Sam Rivers, a saxophonist and composer who helped define the avant-garde jazz scene in the 1960s and ‘70s, died of pneumonia Monday in Orlando, Fla. He was 88.
Rivers, whose legacy is defined by both his pioneering spirit in the post-bop jazz scene and a style that married unfettered creativity with a strong foundation of technical ability on a range of instruments, had lived in Orlando since the early 1990s.
The son of church-choir musicians who toured with a gospel group, Rivers was born in 1923 in El Reno, Okla., and reared in Chicago and Little Rock, Ark.
He started piano lessons as a child and later played trombone before settling on the tenor saxophone. Though tenor sax was his primary instrument, he also recorded on flute and piano.
Taking inspiration from jazz heroes such as Coleman Hawkins, among others, he moved to Boston in the late 1940s after serving in the Navy.
Rivers studied at the Boston Conservatory of Music and Boston University, and performed with Herb Pomeroy’s big band, an ensemble that also included future music producer Quincy Jones. In 1964, he moved to New York, where he was hired by Miles Davis.
As his reputation spread, Rivers played with a diverse array of musicians ranging from jazz icons Dizzy Gillespie and Cecil Taylor to blues musicians T-Bone Walker and John Lee Hooker.
“People couldn’t quite figure out where I was coming from,” Rivers told jazz writer Don Heckman for a 2003 Times profile. “When I came to New York, I was playing with Miles Davis. Then I went with Cecil Taylor, and everybody seemed to think that was what I did. Then, later, when I went with Dizzy Gillespie, they said, ‘What is Sam Rivers the avant-gardist doing with Dizzy?’ But I think I really benefited from the different things I did. I’m one of the few players who felt comfortable about crossing back and forth.”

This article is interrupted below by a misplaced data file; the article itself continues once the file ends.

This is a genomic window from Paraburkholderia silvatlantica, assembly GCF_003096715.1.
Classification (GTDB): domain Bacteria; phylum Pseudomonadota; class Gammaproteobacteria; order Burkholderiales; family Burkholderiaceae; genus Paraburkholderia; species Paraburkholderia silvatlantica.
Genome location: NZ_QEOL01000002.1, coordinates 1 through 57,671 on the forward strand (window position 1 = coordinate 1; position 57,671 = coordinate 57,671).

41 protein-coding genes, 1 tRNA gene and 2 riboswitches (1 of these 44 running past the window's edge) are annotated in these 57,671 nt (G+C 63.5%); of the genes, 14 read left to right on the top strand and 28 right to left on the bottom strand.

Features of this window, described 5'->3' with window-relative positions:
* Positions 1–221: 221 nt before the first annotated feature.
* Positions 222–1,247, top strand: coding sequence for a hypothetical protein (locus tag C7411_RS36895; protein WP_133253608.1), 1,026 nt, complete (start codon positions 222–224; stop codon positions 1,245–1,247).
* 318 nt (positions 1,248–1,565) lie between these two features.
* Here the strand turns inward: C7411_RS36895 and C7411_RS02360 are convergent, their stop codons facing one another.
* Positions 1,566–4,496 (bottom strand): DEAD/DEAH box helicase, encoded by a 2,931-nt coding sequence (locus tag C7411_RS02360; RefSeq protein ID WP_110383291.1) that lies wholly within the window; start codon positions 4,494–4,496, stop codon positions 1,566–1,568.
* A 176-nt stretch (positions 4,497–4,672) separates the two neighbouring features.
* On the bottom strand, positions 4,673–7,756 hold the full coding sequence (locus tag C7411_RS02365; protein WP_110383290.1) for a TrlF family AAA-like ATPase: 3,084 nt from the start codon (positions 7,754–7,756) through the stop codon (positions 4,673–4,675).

In the 1970s, Rivers’ makeshift loft venue, Studio Rivbea (where he lived with his late wife, Beatrice), became the hub of the avant-garde jazz scene in Lower Manhattan. He also released his own recordings, including “Fuchsia Swing Song.”
When he relocated to Orlando, he was invited by a number of notable musicians working at Walt Disney World to take part in a booming jazz scene. Until September, Rivers held weekly open auditions for his Rivbea Orchestra at Orlando’s musicians’ union hall.
“Music was his life, music is what kept him alive,” said his daughter Monique Rivers Williams, who also handled her father’s concert bookings. “My father, in my eyes, was on vacation all his life. He used to tell me, ‘I’m working, but I’m loving every minute of it.’ Retirement was not in his vocabulary. ‘Why do we even have that word,’ he used to ask me, ‘there should be no such thing.’ ”
Rivers’ wife, Bea, died in 2005. In addition to his daughter Monique, he is survived by two other daughters, Cindy Johnson and Traci Tozzi; a son, Dr. Samuel Rivers III; five grandchildren; and several great-grandchildren.